In the years since the Soviet collapse, Tsereteli has risen in the Moscow art world from an obscure Georgian who decorated Soviet embassies around the world to head of the Russian Academy of Arts. He has won the city's major art commissions and filled the two museums he controls with rooms full of his own work.

His patron and friend has been Mayor Yuri Luzhkov, a Richard Daley-type leader with a penchant for grand building projects and a love for placing Tsereteli sculptures in the city's most visible spots. For the most part, it is unclear how much money Tsereteli has made from the projects or how he won the commissions.

"No city has developed as fast as our capital of Russia," Tsereteli exulted. Then the sculptor did a little tap dance. "Hurrah," he said.

His statue of Peter the Great, installed in 1997, became the first major Tsereteli controversy. One group threatened to blow up the gigantic rendering of Peter on board a sailing ship, while others demanded to know why the czar, who built a new capital in St. Petersburg rather than remaining in Moscow, was being memorialized here.

Tsereteli's sheer productivity means his projects can be seen throughout the city -- in different styles. At one of his museums, he has installed a massive apple, with Adam and Eve entwined inside it. In the Cathedral of Christ the Savior that Luzhkov had rebuilt in the 1990s, hundreds of Tsereteli statues adorn the interior, postmodern copies of the original religious works destroyed by the dictator Joseph Stalin. One current project is a series of sculptures honoring contemporary Russian figures. One of them, called "Sound Mind in a Sound Body," looks suspiciously like President Vladimir Putin and will soon be installed in Tsereteli's museum; Luzhkov is represented by two sculptures, one showing the mayor as a tennis racket-wielding sportsman, the other as a street sweeper cleaning up the city.

David Sarkisian, director of the State Schusev Museum of Architecture in Moscow, has been one of Tsereteli's most persistent critics over the years, perhaps best known for calling him the "king of kitsch." Actually, Sarkisian said in an interview, "I didn't call him the 'king of kitsch,' I called him a genius of kitsch. He is using understandable models in a very kitschy way."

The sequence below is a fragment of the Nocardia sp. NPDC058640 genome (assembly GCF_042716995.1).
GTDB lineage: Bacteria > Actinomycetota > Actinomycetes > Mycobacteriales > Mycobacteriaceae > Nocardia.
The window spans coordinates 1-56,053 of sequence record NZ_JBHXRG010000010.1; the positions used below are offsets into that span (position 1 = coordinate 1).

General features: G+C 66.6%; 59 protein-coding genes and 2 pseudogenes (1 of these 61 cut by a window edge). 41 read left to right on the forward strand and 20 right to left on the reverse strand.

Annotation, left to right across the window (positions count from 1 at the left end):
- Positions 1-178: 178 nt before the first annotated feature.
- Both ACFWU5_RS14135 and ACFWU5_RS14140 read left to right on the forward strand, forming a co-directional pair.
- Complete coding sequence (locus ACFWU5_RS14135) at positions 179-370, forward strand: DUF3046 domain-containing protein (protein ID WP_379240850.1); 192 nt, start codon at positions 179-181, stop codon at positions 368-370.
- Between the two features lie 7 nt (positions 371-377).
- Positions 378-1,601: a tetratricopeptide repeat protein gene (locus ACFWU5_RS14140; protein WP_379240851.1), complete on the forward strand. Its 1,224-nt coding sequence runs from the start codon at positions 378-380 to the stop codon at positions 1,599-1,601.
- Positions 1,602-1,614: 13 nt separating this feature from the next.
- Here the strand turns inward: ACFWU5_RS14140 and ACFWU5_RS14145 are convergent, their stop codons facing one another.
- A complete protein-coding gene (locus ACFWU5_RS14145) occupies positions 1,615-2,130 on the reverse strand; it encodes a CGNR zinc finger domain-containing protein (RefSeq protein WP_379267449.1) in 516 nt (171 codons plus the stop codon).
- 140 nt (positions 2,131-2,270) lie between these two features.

Sarkisian said he considered Tsereteli the man who has "personally done the biggest damage to the city" with his sculptures, but he added, "He is an artist in his way, always close to the power and always very successful. In certain countries, such artists prosper -- people who are serving the taste of the ruling power."

Revzin, culture critic for the newspaper Kommersant, said Tsereteli was an example of the "Disneyland" artist, "if Disneyland was directed at producing PR for power." Like several other commentators contacted for this article who refused to speak in any detail about Tsereteli on grounds that they were furious at the amount of attention he commanded, Revzin said. "It's an amazing phenomenon that the only internationally well-known artist we have is Tsereteli."

But the genial artist, wearing a broad smile and a three-piece, custom-made suit with oversize gold cufflinks, is by now so used to such insults he parries them with a well-practiced speech.

"Art takes time," he said. "It happens that people make mistakes, which is why the Eiffel Tower was criticized. Art will always find its place." He also said he had never let unkind words of the reviewers stop him: "How can I believe someone who can't draw, doesn't know anything about art and writes foolish things in order to show themselves off? Such a person doesn't have any effect on me. If it did, I wouldn't produce so many things."

He claimed that even bitter foes of his Peter the Great statue had come around to it. "They saw this czar and they were scared, now they are praising it. . . . People are apologizing, saying, 'It's a sin that I criticized such a great work,' " Tsereteli said.

Kabanova, who writes for Rossiskaya Gazeta, found herself in the unusual position of agreeing with him.

"Every year it's harder and harder to speak about Tsereteli. He's become not a sculptor but rather some kind of natural phenomenon, as if it were raining for a month and you criticize the weather, but if the rain continues for an entire year, you consider it just to be the climate," she said. "You can call it Stockholm syndrome, and we are in the state of a hostage who starts to like his captor."